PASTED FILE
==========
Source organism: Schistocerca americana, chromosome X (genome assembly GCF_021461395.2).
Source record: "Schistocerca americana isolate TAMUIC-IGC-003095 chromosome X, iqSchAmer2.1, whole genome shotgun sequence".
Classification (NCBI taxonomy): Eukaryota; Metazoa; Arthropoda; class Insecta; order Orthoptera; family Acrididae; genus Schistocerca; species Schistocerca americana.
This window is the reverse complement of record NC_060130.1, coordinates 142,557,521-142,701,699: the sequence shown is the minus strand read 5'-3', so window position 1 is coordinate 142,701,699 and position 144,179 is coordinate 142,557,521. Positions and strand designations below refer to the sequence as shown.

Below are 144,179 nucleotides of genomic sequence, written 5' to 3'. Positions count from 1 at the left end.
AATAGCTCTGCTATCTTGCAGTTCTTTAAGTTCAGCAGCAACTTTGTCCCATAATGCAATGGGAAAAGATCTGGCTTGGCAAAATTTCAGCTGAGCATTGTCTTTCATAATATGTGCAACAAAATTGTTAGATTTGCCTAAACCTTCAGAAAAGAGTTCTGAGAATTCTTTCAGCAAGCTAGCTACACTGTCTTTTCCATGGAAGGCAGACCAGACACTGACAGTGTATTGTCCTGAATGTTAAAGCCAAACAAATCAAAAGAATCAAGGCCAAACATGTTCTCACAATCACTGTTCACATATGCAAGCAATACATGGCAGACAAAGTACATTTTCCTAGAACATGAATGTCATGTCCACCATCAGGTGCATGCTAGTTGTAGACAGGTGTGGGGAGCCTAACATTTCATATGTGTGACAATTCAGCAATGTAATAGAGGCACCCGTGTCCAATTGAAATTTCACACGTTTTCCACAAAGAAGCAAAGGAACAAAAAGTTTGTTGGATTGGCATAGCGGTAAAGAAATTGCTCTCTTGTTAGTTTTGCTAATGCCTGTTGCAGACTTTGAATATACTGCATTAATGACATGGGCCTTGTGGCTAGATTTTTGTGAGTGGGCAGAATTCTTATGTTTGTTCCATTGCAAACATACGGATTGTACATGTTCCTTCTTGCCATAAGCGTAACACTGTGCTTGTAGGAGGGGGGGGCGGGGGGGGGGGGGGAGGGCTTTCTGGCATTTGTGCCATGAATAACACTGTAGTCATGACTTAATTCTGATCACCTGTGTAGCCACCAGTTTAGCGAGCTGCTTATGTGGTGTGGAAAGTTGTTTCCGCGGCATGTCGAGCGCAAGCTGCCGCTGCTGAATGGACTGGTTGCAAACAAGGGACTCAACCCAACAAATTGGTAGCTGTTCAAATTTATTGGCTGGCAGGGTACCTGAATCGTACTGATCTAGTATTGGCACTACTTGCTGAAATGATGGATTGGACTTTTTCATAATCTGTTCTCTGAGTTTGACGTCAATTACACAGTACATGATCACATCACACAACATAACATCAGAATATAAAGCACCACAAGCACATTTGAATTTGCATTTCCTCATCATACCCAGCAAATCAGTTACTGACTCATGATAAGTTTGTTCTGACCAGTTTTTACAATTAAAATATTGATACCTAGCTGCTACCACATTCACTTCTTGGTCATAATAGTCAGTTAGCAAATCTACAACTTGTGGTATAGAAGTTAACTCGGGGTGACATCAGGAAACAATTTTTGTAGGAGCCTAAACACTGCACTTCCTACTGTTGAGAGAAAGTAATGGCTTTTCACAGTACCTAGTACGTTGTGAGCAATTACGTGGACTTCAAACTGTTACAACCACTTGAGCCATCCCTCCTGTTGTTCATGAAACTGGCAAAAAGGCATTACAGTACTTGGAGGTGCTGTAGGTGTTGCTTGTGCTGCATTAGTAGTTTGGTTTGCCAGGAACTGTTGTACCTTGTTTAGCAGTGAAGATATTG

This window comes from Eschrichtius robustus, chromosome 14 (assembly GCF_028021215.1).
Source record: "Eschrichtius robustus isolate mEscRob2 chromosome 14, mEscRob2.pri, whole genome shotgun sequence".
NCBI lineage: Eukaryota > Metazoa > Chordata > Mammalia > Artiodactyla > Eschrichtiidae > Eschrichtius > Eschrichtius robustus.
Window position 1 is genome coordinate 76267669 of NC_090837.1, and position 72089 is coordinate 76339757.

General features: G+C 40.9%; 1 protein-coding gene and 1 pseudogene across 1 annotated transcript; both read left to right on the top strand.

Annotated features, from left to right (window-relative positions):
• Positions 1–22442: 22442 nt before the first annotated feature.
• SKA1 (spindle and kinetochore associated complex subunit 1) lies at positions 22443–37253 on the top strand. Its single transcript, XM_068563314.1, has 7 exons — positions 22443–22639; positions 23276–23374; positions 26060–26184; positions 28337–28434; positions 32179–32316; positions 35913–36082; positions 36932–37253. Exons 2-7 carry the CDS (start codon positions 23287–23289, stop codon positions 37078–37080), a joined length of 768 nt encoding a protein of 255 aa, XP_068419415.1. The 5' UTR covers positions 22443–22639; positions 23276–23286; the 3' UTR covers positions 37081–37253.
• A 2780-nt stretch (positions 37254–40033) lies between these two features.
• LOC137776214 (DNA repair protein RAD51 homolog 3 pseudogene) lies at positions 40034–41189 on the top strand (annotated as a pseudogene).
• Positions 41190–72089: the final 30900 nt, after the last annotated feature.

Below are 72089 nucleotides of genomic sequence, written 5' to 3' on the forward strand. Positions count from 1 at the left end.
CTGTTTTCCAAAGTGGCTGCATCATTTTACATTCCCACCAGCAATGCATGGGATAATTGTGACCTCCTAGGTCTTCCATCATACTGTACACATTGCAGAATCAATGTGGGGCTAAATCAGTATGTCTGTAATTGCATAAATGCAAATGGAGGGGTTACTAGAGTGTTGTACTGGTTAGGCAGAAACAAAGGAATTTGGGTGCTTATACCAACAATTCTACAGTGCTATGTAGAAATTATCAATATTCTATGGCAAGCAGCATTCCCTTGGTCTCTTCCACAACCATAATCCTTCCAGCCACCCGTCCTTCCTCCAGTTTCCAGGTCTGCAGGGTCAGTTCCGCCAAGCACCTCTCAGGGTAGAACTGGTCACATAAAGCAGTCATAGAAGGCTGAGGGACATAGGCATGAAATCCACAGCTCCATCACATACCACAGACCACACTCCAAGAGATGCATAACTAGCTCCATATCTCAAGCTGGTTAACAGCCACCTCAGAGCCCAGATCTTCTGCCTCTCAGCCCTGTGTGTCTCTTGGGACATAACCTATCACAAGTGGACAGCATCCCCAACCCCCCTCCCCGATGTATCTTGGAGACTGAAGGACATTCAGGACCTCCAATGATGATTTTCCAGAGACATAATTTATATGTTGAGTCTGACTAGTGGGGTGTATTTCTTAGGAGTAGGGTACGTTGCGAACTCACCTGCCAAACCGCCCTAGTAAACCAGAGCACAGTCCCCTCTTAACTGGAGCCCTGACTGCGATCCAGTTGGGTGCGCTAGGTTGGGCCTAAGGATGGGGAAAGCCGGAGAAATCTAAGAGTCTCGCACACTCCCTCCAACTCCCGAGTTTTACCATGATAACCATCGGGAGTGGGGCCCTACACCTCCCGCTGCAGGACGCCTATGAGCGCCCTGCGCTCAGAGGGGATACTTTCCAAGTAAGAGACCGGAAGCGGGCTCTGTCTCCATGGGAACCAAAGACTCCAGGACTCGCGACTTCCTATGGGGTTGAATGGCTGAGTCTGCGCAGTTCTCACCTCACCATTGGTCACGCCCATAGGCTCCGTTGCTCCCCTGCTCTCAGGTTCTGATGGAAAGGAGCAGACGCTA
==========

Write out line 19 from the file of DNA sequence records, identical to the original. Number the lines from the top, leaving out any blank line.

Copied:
CTGTTTTCCAAAGTGGCTGCATCATTTTACATTCCCACCAGCAATGCATGGGATAATTGTGACCTCCTAGGTCTTCCATCATACTGTACACATTGCAGAATCAATGTGGGGCTAAATCAGTATGTCTGTAATTGCATAAATGCAAATGGAGGGGTTACTAGAGTGTTGTACTGGTTAGGCAGAAACAAAGGAATTTGGGTGCTTATACCAACAATTCTACAGTGCTATGTAGAAATTATCAATATTCTATGGCAAGCAGCATTCCCTTGGTCTCTTCCACAACCATAATCCTTCCAGCCACCCGTCCTTCCTCCAGTTTCCAGGTCTGCAGGGTCAGTTCCGCCAAGCACCTCTCAGGGTAGAACTGGTCACATAAAGCAGTCATAGAAGGCTGAGGGACATAGGCATGAAATCCACAGCTCCATCACATACCACAGACCACACTCCAAGAGATGCATAACTAGCTCCATATCTCAAGCTGGTTAACAGCCACCTCAGAGCCCAGATCTTCTGCCTCTCAGCCCTGTGTGTCTCTTGGGACATAACCTATCACAAGTGGACAGCATCCCCAACCCCCCTCCCCGATGTATCTTGGAGACTGAAGGACATTCAGGACCTCCAATGATGATTTTCCAGAGACATAATTTATATGTTGAGTCTGACTAGTGGGGTGTATTTCTTAGGAGTAGGGTACGTTGCGAACTCACCTGCCAAACCGCCCTAGTAAACCAGAGCACAGTCCCCTCTTAACTGGAGCCCTGACTGCGATCCAGTTGGGTGCGCTAGGTTGGGCCTAAGGATGGGGAAAGCCGGAGAAATCTAAGAGTCTCGCACACTCCCTCCAACTCCCGAGTTTTACCATGATAACCATCGGGAGTGGGGCCCTACACCTCCCGCTGCAGGACGCCTATGAGCGCCCTGCGCTCAGAGGGGATACTTTCCAAGTAAGAGACCGGAAGCGGGCTCTGTCTCCATGGGAACCAAAGACTCCAGGACTCGCGACTTCCTATGGGGTTGAATGGCTGAGTCTGCGCAGTTCTCACCTCACCATTGGTCACGCCCATAGGCTCCGTTGCTCCCCTGCTCTCAGGTTCTGATGGAAAGGAGCAGACGCTA